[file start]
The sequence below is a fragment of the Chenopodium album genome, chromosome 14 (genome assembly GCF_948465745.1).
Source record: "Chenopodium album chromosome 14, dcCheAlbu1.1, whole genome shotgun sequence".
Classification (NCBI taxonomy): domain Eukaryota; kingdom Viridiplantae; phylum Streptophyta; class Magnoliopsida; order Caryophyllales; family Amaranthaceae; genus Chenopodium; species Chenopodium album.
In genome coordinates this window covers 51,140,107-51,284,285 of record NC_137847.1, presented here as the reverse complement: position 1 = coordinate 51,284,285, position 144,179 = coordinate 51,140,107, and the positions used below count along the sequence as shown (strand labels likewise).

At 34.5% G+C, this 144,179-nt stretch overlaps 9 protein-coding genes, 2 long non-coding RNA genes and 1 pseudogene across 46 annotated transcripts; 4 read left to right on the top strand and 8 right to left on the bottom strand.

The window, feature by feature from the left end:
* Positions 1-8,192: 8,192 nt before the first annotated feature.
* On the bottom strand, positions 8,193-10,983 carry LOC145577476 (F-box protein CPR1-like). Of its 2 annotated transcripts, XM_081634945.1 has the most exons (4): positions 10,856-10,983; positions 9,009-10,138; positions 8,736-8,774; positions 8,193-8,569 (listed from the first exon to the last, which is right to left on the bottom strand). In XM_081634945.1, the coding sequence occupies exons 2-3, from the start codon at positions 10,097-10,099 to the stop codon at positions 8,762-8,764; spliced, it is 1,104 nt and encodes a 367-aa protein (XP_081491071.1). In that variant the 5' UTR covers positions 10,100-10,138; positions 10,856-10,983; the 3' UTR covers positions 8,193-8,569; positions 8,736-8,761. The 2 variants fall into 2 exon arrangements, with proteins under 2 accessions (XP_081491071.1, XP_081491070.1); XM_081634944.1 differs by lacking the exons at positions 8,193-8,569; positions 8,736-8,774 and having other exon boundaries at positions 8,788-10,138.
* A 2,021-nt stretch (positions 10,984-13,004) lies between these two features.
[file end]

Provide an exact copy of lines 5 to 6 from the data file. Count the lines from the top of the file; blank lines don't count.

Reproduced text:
At 34.5% G+C, this 144,179-nt stretch overlaps 9 protein-coding genes, 2 long non-coding RNA genes and 1 pseudogene across 46 annotated transcripts; 4 read left to right on the top strand and 8 right to left on the bottom strand.

The window, feature by feature from the left end: